Education

Last Chance to Claim Education and Textbook Credits

Last chance to claim education and textbook credits.

Are you a post-secondary student? Do you have a child in university or college? Then you’ll want to know how the 2016 Federal Budget new rules will affect your tax situation next year. The education and textbook credits are slated to be eliminated as of January 1, 2017. The change doesn’t affect your 2016 tax return, but here’s what you need need to note going forward.

What are education and textbook credits?

In addition to the actual amount of tuition paid for post-secondary studies, students (and parents/spouses by way of transfer) have been allowed to claim additional credits based upon the number of months they attended college or university during the tax year. Both full-time and part-time studies are eligible as long as certain conditions are met. The university/college indicates the number of months to claim on the T2202A slip along with the eligible tuition amount.

What’s changing?

Beginning January 1, 2017, education and textbook credits will sadly both end. Any prior unused amounts will still be available for future years until they have been depleted. Only the student may claim these carried-forward amounts – not parents, grandparents, or spouses.

How does this change affect my 2016 return?

If you’re a student, this change doesn’t affect your return. However, if you are a parent, you may consider a transfer this year when your child still has these extra credits. You may not be able to perform a transfer in coming years depending on your child’s income, especially if your child’s tuition isn’t overly high.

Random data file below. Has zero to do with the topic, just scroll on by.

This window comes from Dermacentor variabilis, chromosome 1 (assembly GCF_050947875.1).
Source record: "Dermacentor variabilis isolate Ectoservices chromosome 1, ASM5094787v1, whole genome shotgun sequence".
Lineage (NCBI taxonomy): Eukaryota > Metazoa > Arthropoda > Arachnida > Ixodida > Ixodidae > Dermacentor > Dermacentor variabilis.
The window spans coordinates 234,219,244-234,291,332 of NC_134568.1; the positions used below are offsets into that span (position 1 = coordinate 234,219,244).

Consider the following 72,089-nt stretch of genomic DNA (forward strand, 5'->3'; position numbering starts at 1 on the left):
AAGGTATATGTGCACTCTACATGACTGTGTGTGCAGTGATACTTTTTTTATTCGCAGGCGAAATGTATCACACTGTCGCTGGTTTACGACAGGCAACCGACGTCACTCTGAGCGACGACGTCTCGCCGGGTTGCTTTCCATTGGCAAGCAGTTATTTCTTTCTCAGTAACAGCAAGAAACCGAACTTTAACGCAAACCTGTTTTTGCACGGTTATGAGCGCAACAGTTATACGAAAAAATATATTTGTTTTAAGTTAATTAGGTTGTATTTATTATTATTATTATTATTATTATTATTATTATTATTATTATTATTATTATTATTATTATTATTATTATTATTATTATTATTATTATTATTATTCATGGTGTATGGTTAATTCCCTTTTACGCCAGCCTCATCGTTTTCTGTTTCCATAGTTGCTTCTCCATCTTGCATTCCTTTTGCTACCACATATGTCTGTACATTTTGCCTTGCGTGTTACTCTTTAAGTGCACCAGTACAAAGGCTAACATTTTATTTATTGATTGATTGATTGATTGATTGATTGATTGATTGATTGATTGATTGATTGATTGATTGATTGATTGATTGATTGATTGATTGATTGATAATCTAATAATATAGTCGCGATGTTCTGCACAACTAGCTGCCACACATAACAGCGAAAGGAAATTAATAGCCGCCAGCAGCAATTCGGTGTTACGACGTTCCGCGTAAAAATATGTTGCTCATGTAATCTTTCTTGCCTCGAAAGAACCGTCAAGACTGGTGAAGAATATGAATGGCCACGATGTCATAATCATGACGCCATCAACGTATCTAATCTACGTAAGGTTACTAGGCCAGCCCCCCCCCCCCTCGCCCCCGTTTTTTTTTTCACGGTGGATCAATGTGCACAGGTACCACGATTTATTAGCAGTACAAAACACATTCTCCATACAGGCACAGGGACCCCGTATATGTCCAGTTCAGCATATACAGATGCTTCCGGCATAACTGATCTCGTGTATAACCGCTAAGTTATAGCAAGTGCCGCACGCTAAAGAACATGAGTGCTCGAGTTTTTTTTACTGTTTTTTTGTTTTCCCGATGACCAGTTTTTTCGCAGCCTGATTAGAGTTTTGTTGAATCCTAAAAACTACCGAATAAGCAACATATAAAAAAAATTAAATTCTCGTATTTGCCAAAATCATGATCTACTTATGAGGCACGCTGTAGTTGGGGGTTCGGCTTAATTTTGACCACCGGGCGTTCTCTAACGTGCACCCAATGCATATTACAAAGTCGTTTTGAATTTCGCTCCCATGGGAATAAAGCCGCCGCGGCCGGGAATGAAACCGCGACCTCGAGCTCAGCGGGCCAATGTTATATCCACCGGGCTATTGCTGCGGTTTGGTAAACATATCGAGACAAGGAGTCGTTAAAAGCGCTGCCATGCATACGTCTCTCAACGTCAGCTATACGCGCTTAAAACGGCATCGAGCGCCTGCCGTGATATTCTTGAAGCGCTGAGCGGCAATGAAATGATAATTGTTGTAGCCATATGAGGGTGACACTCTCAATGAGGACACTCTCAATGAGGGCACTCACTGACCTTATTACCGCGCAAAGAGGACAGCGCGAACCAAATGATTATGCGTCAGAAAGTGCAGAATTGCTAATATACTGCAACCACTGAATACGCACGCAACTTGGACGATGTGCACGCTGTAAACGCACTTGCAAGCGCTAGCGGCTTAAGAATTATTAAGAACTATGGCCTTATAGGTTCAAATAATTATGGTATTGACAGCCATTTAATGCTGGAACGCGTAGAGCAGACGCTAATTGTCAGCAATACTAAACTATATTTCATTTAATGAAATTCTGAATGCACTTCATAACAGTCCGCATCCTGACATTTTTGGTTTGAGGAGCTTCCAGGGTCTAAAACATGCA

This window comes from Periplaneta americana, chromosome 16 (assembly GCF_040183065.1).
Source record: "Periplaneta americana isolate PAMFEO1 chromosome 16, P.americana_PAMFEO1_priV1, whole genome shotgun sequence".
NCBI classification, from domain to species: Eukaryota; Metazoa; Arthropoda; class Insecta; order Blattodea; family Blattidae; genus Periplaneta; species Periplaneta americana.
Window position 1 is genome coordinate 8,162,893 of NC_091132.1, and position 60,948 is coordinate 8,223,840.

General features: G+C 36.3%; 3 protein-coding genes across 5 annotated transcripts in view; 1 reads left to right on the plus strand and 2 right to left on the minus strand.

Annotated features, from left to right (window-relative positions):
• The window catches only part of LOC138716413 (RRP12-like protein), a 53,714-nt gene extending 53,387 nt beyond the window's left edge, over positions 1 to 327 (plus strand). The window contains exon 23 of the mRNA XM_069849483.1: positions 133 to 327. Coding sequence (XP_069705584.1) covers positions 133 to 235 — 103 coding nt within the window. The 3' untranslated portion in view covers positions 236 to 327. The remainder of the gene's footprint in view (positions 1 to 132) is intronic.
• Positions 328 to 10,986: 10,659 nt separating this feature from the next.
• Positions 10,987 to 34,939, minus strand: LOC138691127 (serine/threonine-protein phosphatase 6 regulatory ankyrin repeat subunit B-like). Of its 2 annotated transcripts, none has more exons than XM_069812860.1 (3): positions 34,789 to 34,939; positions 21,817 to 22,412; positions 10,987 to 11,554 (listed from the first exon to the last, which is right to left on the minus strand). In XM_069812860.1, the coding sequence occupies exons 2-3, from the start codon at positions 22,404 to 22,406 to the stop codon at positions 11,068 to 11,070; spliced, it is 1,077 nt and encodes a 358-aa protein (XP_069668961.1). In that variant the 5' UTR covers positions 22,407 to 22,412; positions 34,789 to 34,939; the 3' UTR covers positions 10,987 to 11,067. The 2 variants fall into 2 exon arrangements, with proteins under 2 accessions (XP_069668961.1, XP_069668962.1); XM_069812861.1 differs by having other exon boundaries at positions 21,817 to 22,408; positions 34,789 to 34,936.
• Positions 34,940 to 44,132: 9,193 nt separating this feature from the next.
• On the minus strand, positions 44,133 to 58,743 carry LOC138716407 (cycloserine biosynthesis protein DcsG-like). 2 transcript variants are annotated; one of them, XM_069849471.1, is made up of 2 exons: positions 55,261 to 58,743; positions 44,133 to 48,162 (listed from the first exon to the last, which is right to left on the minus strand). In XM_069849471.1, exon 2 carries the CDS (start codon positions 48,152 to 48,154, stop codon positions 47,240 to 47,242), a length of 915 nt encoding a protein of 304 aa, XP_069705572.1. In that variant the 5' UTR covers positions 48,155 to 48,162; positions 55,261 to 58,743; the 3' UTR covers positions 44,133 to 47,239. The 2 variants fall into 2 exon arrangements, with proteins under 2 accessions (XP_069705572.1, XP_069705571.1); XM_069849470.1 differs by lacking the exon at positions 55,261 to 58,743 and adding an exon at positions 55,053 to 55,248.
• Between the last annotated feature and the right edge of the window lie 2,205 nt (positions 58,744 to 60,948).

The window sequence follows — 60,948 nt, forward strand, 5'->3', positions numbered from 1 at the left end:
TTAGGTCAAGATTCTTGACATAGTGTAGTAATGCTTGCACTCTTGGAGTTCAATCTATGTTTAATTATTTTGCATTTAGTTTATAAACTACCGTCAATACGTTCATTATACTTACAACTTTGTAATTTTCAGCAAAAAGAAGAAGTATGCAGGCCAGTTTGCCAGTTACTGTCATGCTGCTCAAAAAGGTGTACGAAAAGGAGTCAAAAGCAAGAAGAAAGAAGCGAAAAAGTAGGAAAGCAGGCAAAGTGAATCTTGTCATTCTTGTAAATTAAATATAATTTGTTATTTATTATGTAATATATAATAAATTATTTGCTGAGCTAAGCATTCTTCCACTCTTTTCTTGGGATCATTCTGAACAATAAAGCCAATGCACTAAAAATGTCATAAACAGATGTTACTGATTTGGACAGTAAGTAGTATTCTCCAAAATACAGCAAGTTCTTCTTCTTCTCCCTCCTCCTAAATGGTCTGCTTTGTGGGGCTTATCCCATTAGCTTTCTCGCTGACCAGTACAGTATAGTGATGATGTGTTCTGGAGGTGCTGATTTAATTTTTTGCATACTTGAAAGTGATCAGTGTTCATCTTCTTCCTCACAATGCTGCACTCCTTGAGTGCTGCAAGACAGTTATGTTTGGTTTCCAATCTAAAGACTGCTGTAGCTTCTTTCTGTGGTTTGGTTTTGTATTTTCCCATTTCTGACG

Imagine your son attends community college full-time. The tuition is  $2,000/semester. This year, his total for tuition, education, and textbook credits would be $7,720 ($4,000 for tuition plus $3,720 for education/textbook credits). If his tax situation means he doesn’t need any of these credits, he could transfer up to $5,000 to you at tax time.

If everything remains the same next year, he’ll only have the $4,000 in tuition available for transfer. If his income increases next year, that amount may further decrease.

If your spouse is the student, the same applies. If you haven’t done a transfer in past years, consider it for 2016.

Other indirect changes:

  • If you’ve factored in education/textbook credits when you filled out your TD1, be sure to update the form. Your TD1 is the form filled out for payroll that ensures the proper amount of tax is deducted from your salary. Similarly, if you are self-employed, factor in a smaller credit next year when setting up instalments.
  • The elimination of the federal education/textbook credits does not affect its provincial counterparts – at least not yet. Any changes to these credits in the future will be made by each province individually.
  • Other rules, such as the scholarship/bursary income exemption, are based on qualifying for the education amount. Although the education amount is disappearing next year, the qualifications will remain the same – just the phrase “education amount” will be removed.